XML to Database Transfer Using ODI:

Oracle Data Integrator Driver for XML (XML driver) handles an XML document as a JDBC data source. This allows Oracle Data Integrator to use XML documents as data servers. With this, we can query or make changes to the XML documents through standard SQL. It is necessary to generate the schema info from the XML file in the form of XSD (Extensive Schema Definition) file.

Creating Topology and XML Model Configuration:

We need to create a physical schema in ODI to represent xml. Each complex type in xml is considered as a table. Follow the below steps for configuration.

Step 1: Go to TOPOLOGY->Technologies->XML->New data server.

Provide data server name and click on the JDBC tab and select the XML driver.

In the URL tab, provide the URL in following format



f= the path to the directory where the XML response is present.

d= the path to the directory where the XSD is present.

Case_sens = Case Sensitive option (set to true)

Once the details are provided, test the connection and check if it is successful.


Step 2: Create a physical schema inside the data server and provide the name of the XML file as shown below


Step 3: Create a logical schema and attach it to the physical schema using Global Context and save it.

Step 4: Go to Designer->Model->New Model. Point to the relevant logical schema and click on the Reverse Engineer tab.

On the left, you can see the metadata of XML file in the form of Data Stores as below


Step 5: Define the target table properties and reverse engineer the metadata into ODI.

Mapping XML to DB:

Step 1: Once the source and target tables are reverse engineered, go to DESIGNER->INTERFACE->New Interface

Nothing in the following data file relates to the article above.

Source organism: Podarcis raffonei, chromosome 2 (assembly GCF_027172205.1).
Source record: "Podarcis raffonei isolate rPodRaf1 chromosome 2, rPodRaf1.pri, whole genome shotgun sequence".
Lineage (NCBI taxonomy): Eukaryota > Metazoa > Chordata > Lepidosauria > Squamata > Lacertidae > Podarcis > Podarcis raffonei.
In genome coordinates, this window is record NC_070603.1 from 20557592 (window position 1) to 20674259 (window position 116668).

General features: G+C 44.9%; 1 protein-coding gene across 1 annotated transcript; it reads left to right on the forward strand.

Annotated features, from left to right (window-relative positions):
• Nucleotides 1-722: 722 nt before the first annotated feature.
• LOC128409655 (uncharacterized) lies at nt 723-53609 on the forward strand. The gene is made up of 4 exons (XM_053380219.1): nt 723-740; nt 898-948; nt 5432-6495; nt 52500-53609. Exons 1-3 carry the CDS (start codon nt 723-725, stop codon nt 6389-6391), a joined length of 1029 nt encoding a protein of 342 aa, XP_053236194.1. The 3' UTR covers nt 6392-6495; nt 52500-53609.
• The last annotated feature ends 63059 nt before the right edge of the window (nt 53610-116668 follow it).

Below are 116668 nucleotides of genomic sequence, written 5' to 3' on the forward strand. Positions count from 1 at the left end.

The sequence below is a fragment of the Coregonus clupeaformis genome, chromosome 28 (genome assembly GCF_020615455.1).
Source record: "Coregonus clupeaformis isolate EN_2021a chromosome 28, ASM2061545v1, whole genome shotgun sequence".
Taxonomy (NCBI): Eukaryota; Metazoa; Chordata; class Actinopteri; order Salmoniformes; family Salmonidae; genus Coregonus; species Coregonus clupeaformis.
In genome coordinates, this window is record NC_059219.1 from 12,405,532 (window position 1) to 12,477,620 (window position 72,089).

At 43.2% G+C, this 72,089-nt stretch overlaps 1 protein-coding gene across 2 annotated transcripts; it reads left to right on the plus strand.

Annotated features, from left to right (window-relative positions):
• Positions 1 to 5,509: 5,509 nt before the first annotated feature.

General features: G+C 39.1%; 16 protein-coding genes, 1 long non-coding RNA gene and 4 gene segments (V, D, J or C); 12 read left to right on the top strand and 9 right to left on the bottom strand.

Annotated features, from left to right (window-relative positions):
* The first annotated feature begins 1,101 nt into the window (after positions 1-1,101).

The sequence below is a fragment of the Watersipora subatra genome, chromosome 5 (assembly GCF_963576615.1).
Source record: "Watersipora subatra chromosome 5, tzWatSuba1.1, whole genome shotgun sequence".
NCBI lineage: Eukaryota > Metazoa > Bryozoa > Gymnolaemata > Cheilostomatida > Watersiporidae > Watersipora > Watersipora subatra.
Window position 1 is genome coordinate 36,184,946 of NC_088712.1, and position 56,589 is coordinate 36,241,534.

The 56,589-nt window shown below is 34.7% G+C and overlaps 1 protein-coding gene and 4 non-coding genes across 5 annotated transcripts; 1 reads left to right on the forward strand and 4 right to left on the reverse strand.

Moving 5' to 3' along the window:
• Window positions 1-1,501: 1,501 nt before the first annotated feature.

Drag the source tables and target tables into their respective work areas and do the mapping


Step 2: Define the flow by selecting appropriate Knowledge Modules (LKM SQL to SQL and IKM SQL Control Append)

Target area will act as the staging by default.


Step 3: Execute the mapping and view the result in the target table.


The same process can be designed as a package below to capture the ETL operational statistics like ETL Start time, ETL End time, Load status, number of records extracted from each file, number of records loaded into each table


The objective of the auditing process like above is to help us

  • To analyze the Quality of data that is loaded through the statistics on the number of rejected records.
  • To analyze the punctuality of source systems through the time source was available.
  • To maintain the incremental load process through an integer called Batch Load Number, instead of depending on the business transaction time

Once the above package executes successfully, the output will be like below.


The above implementation showcases one of the Data Integration capability of ODI. In subsequent blogs, we can have a detailed study regarding the other capabilities by delving further into the realm of ODI.

Thoughts on “Delving into Web Service through ODI”

  1. vinothkumar sathyamoorthy

    Hi Vignesh,

    I read the blog which you published regarding the Webservice in ODI, since i was a Datastage resource and i know how to invoke in DS, and i am new to ODI and this blog really help me to understand Webservice concepts in ODI. I am looking forward as same with different concepts.

  2. Vigneshpandi Marimuthu Post author

    Kindly brief about your requirement. So that it would be easy for me to explain.

  3. How to accomplish Data as a Service through ODI 12c? Basically I want to get the live /real-time data of a ODI datastore as an API. Please let me know if you have any idea on this

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Vigneshpandi Marimuthu, Technical Consultant